Major FDI liberalization drive in food processing, pharma and defence:
The government has announced major reform measures by removing existing notable restrictions in critical sectors. These include relaxation in three sectors – the sensitive and high growth food product sector, strategic sector -defense and competitive sector -pharma.
Announcing the decision, Prime Minister described that India is the most open economy in the world now. The announcement also helped the government to calm markets that started to react violently to Raghuram Rajan’s exit decision.
A remarkable outcome of the new policy is that upto 100% FDI is allowed under defence and civil aviation sectors.
The single brand retail FDI norms gives a maximum exemption limit against local sourcing at eight years. Hence single brand companies planning to invest in India like Apple, should source from locally eight years after starting their business operations in India. Changes in single brand retail norms will facilitate Apple’s direct marketing operations in India.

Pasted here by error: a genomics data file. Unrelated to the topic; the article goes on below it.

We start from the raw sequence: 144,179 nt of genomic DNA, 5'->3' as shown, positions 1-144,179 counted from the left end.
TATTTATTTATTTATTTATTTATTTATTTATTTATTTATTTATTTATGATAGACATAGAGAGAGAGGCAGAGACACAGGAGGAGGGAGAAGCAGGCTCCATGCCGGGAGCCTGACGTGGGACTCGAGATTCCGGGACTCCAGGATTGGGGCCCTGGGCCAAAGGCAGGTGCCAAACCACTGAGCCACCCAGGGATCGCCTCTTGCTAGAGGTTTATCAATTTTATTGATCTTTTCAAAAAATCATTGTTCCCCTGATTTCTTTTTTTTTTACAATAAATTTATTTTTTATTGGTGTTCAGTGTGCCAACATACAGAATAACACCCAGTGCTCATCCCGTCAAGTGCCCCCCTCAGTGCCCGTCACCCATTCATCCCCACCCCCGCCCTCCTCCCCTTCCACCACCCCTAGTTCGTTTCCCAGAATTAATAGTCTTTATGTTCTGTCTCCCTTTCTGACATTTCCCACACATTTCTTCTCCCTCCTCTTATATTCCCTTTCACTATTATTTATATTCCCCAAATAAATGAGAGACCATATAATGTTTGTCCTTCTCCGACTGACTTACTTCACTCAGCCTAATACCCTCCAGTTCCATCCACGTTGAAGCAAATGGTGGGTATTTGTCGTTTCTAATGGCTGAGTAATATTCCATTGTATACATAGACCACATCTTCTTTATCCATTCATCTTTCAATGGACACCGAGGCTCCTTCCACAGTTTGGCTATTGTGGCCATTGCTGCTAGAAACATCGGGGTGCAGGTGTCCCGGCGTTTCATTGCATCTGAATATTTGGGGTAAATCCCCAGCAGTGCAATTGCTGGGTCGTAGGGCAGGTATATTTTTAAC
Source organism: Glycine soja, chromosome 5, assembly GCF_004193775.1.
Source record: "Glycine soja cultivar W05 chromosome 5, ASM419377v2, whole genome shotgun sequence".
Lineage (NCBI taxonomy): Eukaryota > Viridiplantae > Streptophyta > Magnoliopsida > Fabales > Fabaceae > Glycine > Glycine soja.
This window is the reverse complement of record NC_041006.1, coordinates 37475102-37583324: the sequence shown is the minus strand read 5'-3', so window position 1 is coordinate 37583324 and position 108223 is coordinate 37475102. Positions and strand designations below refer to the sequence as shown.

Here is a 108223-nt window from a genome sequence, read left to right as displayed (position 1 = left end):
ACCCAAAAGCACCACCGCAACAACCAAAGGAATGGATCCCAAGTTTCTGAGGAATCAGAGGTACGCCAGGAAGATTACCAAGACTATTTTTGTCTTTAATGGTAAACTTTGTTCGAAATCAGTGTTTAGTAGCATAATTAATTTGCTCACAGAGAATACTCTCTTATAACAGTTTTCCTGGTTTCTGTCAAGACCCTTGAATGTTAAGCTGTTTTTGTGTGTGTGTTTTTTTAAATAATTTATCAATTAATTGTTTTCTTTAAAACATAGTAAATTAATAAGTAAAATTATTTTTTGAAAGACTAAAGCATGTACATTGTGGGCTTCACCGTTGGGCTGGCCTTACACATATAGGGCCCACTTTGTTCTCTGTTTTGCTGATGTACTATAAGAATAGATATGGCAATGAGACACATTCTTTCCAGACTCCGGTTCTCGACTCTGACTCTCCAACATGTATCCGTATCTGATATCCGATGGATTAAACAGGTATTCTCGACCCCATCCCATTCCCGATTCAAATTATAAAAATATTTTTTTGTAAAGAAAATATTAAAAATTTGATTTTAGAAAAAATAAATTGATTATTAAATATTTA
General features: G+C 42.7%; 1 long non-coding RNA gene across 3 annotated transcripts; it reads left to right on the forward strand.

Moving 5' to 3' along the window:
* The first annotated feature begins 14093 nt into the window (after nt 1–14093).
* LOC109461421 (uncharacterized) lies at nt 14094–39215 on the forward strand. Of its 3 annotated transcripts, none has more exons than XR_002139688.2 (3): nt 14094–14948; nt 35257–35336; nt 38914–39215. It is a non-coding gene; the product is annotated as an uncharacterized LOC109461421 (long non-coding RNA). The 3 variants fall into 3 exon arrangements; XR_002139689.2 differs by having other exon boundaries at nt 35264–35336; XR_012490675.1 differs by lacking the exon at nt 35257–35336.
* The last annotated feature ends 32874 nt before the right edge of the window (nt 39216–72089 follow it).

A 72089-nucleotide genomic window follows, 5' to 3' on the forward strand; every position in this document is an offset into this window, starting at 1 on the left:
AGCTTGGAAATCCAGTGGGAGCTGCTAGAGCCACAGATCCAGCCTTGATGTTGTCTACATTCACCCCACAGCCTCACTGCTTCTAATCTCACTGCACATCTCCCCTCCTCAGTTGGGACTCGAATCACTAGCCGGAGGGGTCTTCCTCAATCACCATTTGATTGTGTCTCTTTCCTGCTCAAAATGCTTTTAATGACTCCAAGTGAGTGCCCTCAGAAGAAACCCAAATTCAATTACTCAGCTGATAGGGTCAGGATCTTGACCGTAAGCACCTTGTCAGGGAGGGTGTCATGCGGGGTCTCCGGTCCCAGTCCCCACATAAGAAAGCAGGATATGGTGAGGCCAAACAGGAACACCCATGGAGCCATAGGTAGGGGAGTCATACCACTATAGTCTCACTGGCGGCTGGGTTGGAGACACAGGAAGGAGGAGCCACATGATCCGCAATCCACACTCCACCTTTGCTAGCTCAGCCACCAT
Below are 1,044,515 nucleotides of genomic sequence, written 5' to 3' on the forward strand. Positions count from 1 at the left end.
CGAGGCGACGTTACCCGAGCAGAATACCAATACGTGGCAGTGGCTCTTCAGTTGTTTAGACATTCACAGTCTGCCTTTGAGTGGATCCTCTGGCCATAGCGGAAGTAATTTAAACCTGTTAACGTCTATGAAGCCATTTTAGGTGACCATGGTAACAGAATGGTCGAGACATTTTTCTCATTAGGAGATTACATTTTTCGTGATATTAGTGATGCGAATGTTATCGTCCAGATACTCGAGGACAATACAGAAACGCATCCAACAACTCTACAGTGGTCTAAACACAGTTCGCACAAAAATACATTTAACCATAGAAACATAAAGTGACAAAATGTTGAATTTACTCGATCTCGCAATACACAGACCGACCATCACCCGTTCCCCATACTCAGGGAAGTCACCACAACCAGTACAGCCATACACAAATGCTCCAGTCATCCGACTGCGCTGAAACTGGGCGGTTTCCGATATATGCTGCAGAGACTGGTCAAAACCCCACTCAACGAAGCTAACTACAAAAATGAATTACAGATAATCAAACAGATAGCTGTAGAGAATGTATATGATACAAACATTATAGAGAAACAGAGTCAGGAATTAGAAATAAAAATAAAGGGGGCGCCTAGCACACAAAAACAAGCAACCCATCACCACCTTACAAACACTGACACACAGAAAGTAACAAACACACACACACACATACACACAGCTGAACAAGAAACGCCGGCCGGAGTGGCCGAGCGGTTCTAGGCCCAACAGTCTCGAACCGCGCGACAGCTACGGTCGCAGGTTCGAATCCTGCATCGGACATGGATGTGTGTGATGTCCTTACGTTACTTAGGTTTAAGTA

In the defence sector, the policy permits foreign investment beyond 49% under approval route. The condition of state of the art technology requirement has been dropped.
In civil aviation sector, the new policy allows up to 100% FDI in domestic airlines and new airports. This will enable foreign companies to fully own Indian domestic carriers and greenfield (newly built) airports and up to 74% in existing airports.
In the case of pharmaceutical sector, foreign investments in brownfield projects up to 74% has been permitted under the automatic route and beyond 74%, approval route becomes mandatory.
A major as well as the unexpected push is the permission given to foreign investors to trade in food products where large number of MSMEs are engaged. The sector has been opened to 100% FDI.
The policy also permits 100% FDI in teleports, direct to home, cable networks and mobile TV under automatic route.